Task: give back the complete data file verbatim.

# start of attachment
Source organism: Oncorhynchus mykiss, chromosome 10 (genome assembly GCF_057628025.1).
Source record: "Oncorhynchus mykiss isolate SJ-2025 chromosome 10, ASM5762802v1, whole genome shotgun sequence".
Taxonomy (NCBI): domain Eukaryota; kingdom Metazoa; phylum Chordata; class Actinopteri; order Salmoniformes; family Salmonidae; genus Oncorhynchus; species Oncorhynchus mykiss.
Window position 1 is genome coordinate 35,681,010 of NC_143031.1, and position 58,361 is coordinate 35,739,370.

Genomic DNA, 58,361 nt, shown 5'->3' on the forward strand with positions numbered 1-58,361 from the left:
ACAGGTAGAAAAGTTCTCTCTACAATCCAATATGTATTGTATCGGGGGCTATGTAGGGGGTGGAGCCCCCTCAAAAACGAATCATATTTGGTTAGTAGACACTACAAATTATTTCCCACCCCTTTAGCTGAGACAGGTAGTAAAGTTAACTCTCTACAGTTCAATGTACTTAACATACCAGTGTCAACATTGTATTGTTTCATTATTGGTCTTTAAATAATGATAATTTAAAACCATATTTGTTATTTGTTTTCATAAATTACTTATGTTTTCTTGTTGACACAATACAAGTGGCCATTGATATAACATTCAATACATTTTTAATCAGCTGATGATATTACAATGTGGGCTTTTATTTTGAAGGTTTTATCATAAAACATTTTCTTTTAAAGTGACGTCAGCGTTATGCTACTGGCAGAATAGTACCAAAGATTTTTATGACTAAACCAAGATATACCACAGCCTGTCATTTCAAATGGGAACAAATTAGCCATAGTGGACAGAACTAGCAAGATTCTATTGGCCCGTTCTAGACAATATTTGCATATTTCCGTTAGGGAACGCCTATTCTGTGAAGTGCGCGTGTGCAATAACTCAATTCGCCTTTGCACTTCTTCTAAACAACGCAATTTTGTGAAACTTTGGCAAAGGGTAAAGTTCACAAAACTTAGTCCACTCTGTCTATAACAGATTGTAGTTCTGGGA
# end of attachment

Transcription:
Source organism: Oncorhynchus mykiss, chromosome 10 (genome assembly GCF_057628025.1).
Source record: "Oncorhynchus mykiss isolate SJ-2025 chromosome 10, ASM5762802v1, whole genome shotgun sequence".
Taxonomy (NCBI): domain Eukaryota; kingdom Metazoa; phylum Chordata; class Actinopteri; order Salmoniformes; family Salmonidae; genus Oncorhynchus; species Oncorhynchus mykiss.
Window position 1 is genome coordinate 35,681,010 of NC_143031.1, and position 58,361 is coordinate 35,739,370.

Genomic DNA, 58,361 nt, shown 5'->3' on the forward strand with positions numbered 1-58,361 from the left:
ACAGGTAGAAAAGTTCTCTCTACAATCCAATATGTATTGTATCGGGGGCTATGTAGGGGGTGGAGCCCCCTCAAAAACGAATCATATTTGGTTAGTAGACACTACAAATTATTTCCCACCCCTTTAGCTGAGACAGGTAGTAAAGTTAACTCTCTACAGTTCAATGTACTTAACATACCAGTGTCAACATTGTATTGTTTCATTATTGGTCTTTAAATAATGATAATTTAAAACCATATTTGTTATTTGTTTTCATAAATTACTTATGTTTTCTTGTTGACACAATACAAGTGGCCATTGATATAACATTCAATACATTTTTAATCAGCTGATGATATTACAATGTGGGCTTTTATTTTGAAGGTTTTATCATAAAACATTTTCTTTTAAAGTGACGTCAGCGTTATGCTACTGGCAGAATAGTACCAAAGATTTTTATGACTAAACCAAGATATACCACAGCCTGTCATTTCAAATGGGAACAAATTAGCCATAGTGGACAGAACTAGCAAGATTCTATTGGCCCGTTCTAGACAATATTTGCATATTTCCGTTAGGGAACGCCTATTCTGTGAAGTGCGCGTGTGCAATAACTCAATTCGCCTTTGCACTTCTTCTAAACAACGCAATTTTGTGAAACTTTGGCAAAGGGTAAAGTTCACAAAACTTAGTCCACTCTGTCTATAACAGATTGTAGTTCTGGGA